Good Tuesday morning, Illinois. We’re in the countdown now — three weeks to Election Day and our lineup today proves it. So much news!
Senate Democrats seemed resigned to the fact on Monday that Amy Coney Barrett will be named the next U.S. Supreme Court Justice. Nonetheless, they are taking advantage of their time before the American public during confirmation hearings to focus on a key issue in the 2020 campaign: the Affordable Care Act and protecting people with pre-existing conditions.
President Donald Trump “made it clear that he wants his Supreme Court and this nominee to join him in eliminating the Affordable Care Act. This is his litmus test,” Sen. Dick Durbin, a member of the Judiciary Committee, said during the first day of the hearings.
Like other Democrats on the panel, Durbin used his 10-minute opening statement to showcase a constituent who benefited from Obamacare. America heard the story of 6-year-old Kenny Murray from Tinley Park who is battling a heart defect. The Tribune details the Murray family’s ACA history here.
Republicans, meanwhile, savored Barrett’s presence before the Judiciary Committee, hoping her appointment might rally the GOP base come election time.
In Illinois, state Senate President Bill Brady was among GOP statehouse leaders from across the country signing a letter to the Judiciary panel urging Barrett’s confirmation. House Minority Leader Jim Durkin wasn’t listed but only because he missed the deadline to be included on the letter. “Leader Durkin spoke to the White House this morning and expressed his support for Justice Barrett for SCOTUS,” Durkin’s spokeswoman told Playbook on Monday.
Barrett’s appointment is “about the only thing holding the Republican Party together right now,” write POLITICO’s Burgess Everett and John Bresnahan. They point to Trump’s sinking poll numbers, the threat of Democrats flipping the U.S. Senate and potentially losing more GOP seats in the House.
Barrett herself sought to stay above the political fray. “The policy decisions and value judgments of government must be made by the political branches elected by and accountable to the People," she said in her opening statement. "The public should not expect courts to do so, and courts should not try.”
MORE ON THE BARRETT HEARINGS
‘A consolation prize’: Losing hope for Trump, allies focus on a final victory, by POLITICO’s Gabby Orr
Old grudges hang over first day of Barrett hearings, by POLITICO’s Andrew Desiderio and Marianne LeVine
Republicans are teetering on an election bubble. Democratic House Rep. Karina Villa and Republican Jeanette Ward are in a tight race for the 25th District Senate seat now held by Republican Sen. Jim Oberweis, who’s not seeking re-election (he’s running for Congress instead). A Villa victory would be huge in the predominantly GOP district.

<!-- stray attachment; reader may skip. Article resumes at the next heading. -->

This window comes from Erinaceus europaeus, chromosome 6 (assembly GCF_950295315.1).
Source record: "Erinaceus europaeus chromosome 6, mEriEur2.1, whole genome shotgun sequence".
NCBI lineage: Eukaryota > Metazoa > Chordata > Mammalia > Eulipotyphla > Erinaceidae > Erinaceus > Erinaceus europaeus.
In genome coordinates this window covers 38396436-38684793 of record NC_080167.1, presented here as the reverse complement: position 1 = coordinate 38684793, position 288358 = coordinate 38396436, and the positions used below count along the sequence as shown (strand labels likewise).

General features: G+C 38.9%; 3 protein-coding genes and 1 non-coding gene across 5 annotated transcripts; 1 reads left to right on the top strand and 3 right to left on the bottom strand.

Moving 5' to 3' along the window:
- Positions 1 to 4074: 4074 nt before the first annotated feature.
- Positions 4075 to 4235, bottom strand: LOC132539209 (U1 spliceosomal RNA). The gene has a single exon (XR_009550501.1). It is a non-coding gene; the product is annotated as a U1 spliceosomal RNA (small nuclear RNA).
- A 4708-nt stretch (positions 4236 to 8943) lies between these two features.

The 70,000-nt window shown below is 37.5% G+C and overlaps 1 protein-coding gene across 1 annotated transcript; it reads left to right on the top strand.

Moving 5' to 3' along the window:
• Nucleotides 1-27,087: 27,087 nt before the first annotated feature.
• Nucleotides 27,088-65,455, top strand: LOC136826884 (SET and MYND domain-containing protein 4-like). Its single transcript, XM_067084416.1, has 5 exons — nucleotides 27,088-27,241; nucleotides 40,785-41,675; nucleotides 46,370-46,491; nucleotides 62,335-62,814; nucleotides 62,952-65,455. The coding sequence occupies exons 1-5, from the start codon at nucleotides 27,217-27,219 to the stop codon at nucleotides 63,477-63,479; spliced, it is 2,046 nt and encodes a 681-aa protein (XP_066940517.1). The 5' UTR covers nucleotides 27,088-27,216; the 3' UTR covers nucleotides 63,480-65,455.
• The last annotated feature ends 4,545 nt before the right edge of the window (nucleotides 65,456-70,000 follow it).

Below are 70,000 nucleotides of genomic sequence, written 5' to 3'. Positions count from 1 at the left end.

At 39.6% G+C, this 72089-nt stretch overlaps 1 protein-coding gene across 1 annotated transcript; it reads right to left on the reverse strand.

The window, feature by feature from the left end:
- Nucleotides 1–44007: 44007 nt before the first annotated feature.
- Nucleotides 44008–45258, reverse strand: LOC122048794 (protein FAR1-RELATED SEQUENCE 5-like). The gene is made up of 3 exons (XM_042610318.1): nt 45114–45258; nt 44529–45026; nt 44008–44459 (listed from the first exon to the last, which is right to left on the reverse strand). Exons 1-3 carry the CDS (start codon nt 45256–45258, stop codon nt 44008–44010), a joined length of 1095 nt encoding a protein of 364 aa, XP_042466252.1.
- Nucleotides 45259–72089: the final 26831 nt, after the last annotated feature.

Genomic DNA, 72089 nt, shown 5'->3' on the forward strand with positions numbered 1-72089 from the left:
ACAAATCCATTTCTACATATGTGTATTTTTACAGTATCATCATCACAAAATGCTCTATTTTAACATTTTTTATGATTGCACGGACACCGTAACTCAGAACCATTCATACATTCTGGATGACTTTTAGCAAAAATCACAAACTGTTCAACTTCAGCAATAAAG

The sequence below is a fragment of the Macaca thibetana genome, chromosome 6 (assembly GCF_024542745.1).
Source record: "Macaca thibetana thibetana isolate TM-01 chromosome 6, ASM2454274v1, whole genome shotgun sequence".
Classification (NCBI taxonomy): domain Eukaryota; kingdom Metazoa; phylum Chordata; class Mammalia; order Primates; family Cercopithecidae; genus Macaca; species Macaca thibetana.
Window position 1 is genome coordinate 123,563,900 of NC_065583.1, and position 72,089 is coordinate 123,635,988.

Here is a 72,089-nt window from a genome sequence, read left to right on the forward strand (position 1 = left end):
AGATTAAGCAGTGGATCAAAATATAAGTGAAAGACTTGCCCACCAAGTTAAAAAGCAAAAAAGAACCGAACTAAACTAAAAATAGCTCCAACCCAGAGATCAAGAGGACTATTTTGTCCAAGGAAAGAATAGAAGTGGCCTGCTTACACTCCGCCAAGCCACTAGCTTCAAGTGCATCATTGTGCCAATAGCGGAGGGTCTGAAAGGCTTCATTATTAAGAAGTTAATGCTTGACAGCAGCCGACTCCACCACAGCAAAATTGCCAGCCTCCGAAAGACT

And Democratic Sen. David Koehler is also in a close race with Mary Burress, who could flip the 46th District Republican.
Republican victories won’t change the political dynamics of the Illinois Senate. Democrats hold 40 seats to the Republicans’ 19. But the GOP would relish a few wins in a year when they’re bracing for the worst as President Donald Trump’s poll numbers continue to fall. Other Senate contests:
Democratic Rep. John Connor is favored over Republican Ben Bierly in the 43rd District seat now held by outgoing Democratic Sen. Pat McGuire.
Democrat Meg Loughran Cappel faces Republican Thomas McCullagh in the 49th District seat now held by Democratic state Sen. Jennifer Bertino-Tarrant, who is not seeking re-election (she’s running for Will County executive instead).
Republican Win Stoller will move into the 37th District seat now held by GOP Sen. Chuck Weaver. Weaver is retiring and Democrats didn’t offer up a candidate.
Republican Rep. Terri Bryant will move right into the position now held by GOP Sen. Paul Schimpf in the 58th District. Schimpf did not seek re-election and Democrats didn’t put up a candidate.
Republican Darren Bailey faces Democrat Cynthia Given in the 55th District seat now held by GOP Sen. Dale Righter.
Democratic incumbents Melinda Bush, Rob Martwick, Steve Stadelman, Patrick Joyce, and Scott Bennett are expected to defeat their Republican challengers. Bush faces Republican Christopher Kasperski in the 31st District. Martwick faces Republican Anthony Beckman in the 10th. Stadelman faces Republican Paul Hoffman in the 34th. Joyce faces Republican Eric Wallace in the 40th. And Bennett faces Republican Alexander Ruggieri in the 52nd District.
Have a tip, suggestion, birthday, anniversary, new job, or any other nugget for Playbook? Get in touch: [email protected]
In City Hall at 12:45 p.m. to announce "Teach Chicago Tomorrow," a new initiative to bring additional “talented, diverse teachers to CPS classrooms.”
No official public events.
No official public events.
— The Illinois Department of Public Health reported 13 new deaths to the coronavirus Monday and 2,742 new confirmed cases. That’s a total of 8,997 deaths and 321,892 cases in Illinois. The preliminary seven-day statewide positivity for cases as a percent of total test from Oct. 5 through Oct. 11 is 4.3 percent. Chicago’s positivity rate is at 4.2 percent.
— Illinois’ seven-day average of new coronavirus cases sets new high, topping numbers from early May, reports the Tribune’s Dan Petrella and Jamie Munks
— Confidential coronavirus outbreak data shows thousands of undisclosed incidents across Illinois, according to an collaborative reporting project published in USA Today
— Teen gave Covid-19 to 11 relatives across 4 states, including Illinois, during a family vacation: “The case highlights that kids and teens can contract and spread the virus, public health experts say. It also serves as a cautionary tale before the holiday season, a traditional time for many large family get-togethers,” by Tribune’s Angie Leventis Lourgos.
— BOST UPDATE: Rep. Mike Bost is feeling fine but still in isolation through at least Oct. 17 after testing positive for Covid-19. The Illinois Republican told Playbook he has “no idea” where he contracted the virus and that he and his staff follow clear protocols. Bost acknowledged attending the Billy Graham Evangelistic Association prayer event Sept. 26 with tens of thousands of participants on the Mall in Washington, D.C, but that was more than 10 days before he felt any symptoms, Bost said. Though he was in D.C. at that time, Bost did not take part in the White House Rose Garden event where Amy Coney Barrett’s Supreme Court nomination was announced that is suspected to have infected numerous people, including President Donald Trump, with the coronavirus.